During the throes of the Industrial Revolution, the Baltimore & Ohio Railroad still ran on horsepower—literally. Steeds hauled the B&O’s railcars when the railroad launched in May 1830. But the company’s investors knew that only machines, not muscle, would be able to power trains over its planned 380-mile rail line between Baltimore, Maryland and Wheeling, West Virginia.
According to an 1868 lecture at the Maryland Institute by John H.B. Latrobe, a dramatic race between a horse and a little railroad engine would foreshadow the nation’s transition to machine power.
Engineers from Great Britain were skeptical that any steam-powered locomotive could handle the steep grades and negotiate the extremely sharp curves along the Patapsco River on the B&O system. Concerned about their investments, B&O directors turned to 39-year-old Peter Cooper, a self-educated inventor and businessman from New York City.
Cooper may not have had much railroad experience, but he had a tinkerer’s mind. “I had naturally a knack at contriving,” he recalled in a July 9, 1882 issue of the Boston Herald. Cooper had constructed a double boiler for his New York glue factory and worked with steam engines in developing a cloth-cutting machine and a continuous chain system to tow boats along the Erie Canal, which was rejected because it would take jobs from horse traders and feed suppliers. He had even obtained a patent for a self-rocking baby cradle that featured a fan to shoo flies and a musical instrument to play a lullaby.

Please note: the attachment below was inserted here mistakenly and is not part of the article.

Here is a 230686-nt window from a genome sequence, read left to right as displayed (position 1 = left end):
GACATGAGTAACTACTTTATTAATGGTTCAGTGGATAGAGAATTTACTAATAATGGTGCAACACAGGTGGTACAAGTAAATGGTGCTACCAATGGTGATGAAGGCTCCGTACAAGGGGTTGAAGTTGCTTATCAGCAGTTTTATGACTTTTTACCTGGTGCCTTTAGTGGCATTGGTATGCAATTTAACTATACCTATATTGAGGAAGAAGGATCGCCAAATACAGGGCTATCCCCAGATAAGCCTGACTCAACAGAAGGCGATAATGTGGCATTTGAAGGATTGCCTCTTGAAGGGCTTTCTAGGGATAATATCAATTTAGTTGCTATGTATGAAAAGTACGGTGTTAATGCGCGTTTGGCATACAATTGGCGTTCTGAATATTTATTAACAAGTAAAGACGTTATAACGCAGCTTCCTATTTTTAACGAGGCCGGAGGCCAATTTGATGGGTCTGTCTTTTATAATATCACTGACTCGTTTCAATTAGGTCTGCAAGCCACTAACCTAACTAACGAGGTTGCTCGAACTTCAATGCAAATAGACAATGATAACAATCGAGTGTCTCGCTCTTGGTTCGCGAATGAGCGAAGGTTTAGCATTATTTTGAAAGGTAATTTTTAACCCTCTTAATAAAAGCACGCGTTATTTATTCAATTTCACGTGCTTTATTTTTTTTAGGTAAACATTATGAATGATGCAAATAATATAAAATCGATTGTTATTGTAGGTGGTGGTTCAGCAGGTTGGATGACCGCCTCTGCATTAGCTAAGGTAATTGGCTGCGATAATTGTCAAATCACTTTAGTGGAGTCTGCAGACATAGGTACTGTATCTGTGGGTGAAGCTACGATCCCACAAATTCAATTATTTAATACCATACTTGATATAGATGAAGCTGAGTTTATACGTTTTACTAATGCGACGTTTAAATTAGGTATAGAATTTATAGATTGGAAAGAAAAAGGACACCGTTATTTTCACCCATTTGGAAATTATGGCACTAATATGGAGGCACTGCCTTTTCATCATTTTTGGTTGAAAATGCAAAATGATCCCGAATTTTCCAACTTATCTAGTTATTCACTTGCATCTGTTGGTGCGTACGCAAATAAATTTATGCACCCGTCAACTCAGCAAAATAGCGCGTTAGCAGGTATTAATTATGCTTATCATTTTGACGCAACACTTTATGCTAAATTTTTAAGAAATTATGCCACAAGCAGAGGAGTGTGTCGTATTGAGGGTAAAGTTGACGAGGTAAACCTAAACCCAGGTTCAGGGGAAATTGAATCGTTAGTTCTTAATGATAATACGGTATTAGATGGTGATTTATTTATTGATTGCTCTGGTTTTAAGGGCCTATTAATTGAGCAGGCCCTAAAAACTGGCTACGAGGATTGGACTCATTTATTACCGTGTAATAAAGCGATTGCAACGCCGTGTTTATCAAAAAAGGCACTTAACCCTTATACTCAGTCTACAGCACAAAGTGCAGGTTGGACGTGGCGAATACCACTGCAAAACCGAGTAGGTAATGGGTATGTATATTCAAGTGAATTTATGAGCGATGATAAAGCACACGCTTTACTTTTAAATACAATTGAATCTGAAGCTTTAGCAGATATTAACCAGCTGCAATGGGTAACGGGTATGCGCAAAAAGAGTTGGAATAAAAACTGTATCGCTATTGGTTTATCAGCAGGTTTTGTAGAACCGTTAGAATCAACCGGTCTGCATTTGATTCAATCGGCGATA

“I told the directors that I believed I could knock together a locomotive,” said Cooper, who had a considerable financial incentive in making the B&O a success. He had invested in 3,000 acres outside of Baltimore through which a proposed B&O line would run and send the value of the land soaring. Cooper cobbled together a one-ton demonstration steam locomotive from an old brass engine he had and discarded wheels he found in a railroad shop. Unable to locate suitable iron pipes for his boiler, he broke apart two muskets and used their barrels as tubes.
The diminutive locomotive may not have looked like much, but it proved its power on its first test run on August 24, 1830. Cooper’s contraption successfully hauled a dozen passengers along a seven-mile run from Baltimore to Relay to become the first American steam locomotive to operate on a commercial track in the United States.
John H.B. Latrobe joined other B&O leaders on a subsequent test run along the railroad’s 13-mile double-track stretch from Baltimore to Ellicott’s Mills. With six people in the locomotive, which Latrobe dubbed a “Tom Thumb engine,” and another 18 in an open car, the directors were delighted as they reached a top speed of 18 miles per hour. The Tom Thumb impressed all the passengers by handling every curve and incline along the 72-minute journey.
'Tom Thumb' vs. Horse
Having seen the Tom Thumb chug by, however, the proprietors of the Stockton & Stokes stagecoach company were determined to derail the future. As the locomotive passed through Relay on its return to Baltimore, the stagecoach operators challenged Cooper to race his steam-powered invention against a horse-drawn railroad car side-by-side along the double tracks.